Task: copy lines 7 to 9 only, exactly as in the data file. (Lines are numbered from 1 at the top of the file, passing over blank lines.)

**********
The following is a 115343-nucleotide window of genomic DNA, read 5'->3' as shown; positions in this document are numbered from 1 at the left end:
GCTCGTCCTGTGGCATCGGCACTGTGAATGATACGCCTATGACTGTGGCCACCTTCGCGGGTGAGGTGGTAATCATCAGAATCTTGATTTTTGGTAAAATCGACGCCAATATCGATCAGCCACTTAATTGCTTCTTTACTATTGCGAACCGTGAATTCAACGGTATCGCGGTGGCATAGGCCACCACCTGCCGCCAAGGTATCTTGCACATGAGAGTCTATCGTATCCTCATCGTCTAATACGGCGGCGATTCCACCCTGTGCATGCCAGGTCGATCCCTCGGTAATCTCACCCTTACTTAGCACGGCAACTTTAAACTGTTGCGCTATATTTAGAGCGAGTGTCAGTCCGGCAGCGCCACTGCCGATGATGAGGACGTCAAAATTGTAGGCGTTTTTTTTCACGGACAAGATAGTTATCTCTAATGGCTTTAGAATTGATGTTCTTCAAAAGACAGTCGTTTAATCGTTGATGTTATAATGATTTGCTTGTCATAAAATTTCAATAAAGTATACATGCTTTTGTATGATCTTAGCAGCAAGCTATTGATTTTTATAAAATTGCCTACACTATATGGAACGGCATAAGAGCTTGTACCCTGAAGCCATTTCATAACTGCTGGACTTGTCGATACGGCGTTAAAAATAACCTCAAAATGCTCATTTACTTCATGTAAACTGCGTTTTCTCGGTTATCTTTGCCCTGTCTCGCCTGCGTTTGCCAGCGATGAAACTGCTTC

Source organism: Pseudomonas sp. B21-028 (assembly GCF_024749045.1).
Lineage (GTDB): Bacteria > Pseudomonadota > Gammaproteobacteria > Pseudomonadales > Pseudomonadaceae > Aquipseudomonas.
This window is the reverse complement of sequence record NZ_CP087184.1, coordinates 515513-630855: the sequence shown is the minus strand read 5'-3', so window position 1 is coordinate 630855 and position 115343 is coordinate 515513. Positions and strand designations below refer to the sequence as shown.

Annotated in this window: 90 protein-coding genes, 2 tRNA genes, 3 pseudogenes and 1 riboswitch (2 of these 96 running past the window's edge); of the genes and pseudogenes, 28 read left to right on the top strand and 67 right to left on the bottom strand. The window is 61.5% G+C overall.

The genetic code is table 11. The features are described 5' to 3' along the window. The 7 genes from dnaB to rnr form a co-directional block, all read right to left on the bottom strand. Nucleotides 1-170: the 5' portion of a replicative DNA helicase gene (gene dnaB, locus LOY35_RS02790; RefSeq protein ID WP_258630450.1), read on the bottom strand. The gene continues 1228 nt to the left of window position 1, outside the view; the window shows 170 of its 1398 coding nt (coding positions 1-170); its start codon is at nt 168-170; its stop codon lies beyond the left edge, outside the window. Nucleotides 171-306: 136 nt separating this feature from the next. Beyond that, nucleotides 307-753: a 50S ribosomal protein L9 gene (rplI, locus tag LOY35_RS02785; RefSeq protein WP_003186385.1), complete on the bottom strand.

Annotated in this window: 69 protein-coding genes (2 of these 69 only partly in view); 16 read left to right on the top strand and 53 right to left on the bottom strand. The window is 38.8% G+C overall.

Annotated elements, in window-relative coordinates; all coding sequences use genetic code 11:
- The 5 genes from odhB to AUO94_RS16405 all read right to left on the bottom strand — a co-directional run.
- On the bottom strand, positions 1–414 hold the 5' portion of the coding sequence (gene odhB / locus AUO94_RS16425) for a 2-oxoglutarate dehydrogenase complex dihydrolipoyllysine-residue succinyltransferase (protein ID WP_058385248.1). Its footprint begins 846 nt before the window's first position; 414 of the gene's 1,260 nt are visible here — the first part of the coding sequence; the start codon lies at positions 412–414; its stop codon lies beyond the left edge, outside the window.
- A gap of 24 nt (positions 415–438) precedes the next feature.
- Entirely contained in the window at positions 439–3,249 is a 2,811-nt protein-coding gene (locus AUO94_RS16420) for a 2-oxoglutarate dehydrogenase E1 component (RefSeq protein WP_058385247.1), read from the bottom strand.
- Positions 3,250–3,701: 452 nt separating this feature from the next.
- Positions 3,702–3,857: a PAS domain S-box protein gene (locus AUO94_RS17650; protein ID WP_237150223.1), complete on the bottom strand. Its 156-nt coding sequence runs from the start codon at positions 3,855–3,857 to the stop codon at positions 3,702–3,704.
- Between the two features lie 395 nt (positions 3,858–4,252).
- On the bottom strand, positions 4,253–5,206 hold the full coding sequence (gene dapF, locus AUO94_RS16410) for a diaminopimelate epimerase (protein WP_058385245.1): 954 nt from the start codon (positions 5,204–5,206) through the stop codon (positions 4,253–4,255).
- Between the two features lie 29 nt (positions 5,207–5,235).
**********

The genetic code is table 11. The features are described 5' to 3' along the window. The 7 genes from dnaB to rnr form a co-directional block, all read right to left on the bottom strand. Nucleotides 1-170: the 5' portion of a replicative DNA helicase gene (gene dnaB, locus LOY35_RS02790; RefSeq protein ID WP_258630450.1), read on the bottom strand. The gene continues 1228 nt to the left of window position 1, outside the view; the window shows 170 of its 1398 coding nt (coding positions 1-170); its start codon is at nt 168-170; its stop codon lies beyond the left edge, outside the window. Nucleotides 171-306: 136 nt separating this feature from the next. Beyond that, nucleotides 307-753: a 50S ribosomal protein L9 gene (rplI, locus tag LOY35_RS02785; RefSeq protein WP_003186385.1), complete on the bottom strand.

Annotated in this window: 69 protein-coding genes (2 of these 69 only partly in view); 16 read left to right on the top strand and 53 right to left on the bottom strand. The window is 38.8% G+C overall.

Annotated elements, in window-relative coordinates; all coding sequences use genetic code 11: